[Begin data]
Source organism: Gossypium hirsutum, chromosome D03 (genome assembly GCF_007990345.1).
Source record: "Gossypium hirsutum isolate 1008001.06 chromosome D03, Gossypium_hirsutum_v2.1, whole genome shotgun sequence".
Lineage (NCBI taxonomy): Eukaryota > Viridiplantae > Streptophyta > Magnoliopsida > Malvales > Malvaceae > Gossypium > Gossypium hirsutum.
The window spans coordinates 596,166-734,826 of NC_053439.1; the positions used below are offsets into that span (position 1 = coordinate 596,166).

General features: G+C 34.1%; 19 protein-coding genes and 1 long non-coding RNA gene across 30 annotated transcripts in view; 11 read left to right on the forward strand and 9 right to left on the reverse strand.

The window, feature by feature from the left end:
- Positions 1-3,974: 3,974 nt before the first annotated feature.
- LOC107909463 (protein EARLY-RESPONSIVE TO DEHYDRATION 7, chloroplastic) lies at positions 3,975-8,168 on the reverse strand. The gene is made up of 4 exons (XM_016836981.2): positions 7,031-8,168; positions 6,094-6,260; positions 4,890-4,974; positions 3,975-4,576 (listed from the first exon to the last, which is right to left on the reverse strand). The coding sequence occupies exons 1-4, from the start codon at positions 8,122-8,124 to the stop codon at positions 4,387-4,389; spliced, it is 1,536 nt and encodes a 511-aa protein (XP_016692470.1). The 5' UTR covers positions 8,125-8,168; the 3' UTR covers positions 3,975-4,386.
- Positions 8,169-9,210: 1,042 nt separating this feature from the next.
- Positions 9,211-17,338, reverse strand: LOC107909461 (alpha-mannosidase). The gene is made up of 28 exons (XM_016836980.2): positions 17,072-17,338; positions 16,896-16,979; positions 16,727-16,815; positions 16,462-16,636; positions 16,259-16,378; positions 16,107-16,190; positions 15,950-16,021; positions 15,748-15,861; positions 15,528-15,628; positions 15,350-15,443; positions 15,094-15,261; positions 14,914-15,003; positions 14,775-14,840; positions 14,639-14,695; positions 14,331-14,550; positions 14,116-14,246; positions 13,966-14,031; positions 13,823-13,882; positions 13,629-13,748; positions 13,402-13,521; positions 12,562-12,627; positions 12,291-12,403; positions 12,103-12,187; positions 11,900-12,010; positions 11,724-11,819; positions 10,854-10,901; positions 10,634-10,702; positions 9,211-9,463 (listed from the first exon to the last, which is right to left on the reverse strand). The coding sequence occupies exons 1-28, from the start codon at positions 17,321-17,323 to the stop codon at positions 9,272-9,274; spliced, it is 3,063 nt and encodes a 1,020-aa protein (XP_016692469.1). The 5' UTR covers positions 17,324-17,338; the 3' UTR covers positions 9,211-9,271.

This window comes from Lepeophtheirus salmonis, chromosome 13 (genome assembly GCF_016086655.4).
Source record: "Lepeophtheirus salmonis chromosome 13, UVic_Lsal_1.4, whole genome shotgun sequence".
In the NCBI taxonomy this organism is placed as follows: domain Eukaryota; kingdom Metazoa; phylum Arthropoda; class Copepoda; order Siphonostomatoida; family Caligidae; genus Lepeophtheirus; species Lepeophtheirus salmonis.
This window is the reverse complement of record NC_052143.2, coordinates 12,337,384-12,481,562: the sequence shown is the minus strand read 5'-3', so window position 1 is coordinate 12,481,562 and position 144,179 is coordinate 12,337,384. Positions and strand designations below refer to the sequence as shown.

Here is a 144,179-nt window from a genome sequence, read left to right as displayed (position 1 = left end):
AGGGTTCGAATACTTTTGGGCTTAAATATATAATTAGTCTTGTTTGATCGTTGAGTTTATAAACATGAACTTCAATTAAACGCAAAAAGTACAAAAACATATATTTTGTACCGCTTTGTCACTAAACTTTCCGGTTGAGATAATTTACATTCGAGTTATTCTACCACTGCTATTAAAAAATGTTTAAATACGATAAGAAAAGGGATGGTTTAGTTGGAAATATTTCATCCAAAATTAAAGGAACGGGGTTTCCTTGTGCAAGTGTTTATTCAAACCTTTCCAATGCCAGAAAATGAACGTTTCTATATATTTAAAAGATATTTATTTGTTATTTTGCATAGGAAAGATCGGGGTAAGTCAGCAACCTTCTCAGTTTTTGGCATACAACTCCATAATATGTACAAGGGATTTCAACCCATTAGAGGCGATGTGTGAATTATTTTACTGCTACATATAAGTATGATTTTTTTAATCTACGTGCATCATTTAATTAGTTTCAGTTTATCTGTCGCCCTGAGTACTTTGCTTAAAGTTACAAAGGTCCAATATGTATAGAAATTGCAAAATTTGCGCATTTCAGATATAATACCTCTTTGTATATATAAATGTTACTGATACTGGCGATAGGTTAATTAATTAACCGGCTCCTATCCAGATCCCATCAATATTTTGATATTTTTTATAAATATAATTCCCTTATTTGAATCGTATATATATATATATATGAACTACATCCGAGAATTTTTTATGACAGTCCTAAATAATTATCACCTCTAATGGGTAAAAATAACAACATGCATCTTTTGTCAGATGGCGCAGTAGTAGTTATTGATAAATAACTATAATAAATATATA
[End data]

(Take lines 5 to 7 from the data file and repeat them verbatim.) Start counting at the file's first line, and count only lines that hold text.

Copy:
General features: G+C 34.1%; 19 protein-coding genes and 1 long non-coding RNA gene across 30 annotated transcripts in view; 11 read left to right on the forward strand and 9 right to left on the reverse strand.

The window, feature by feature from the left end:
- Positions 1-3,974: 3,974 nt before the first annotated feature.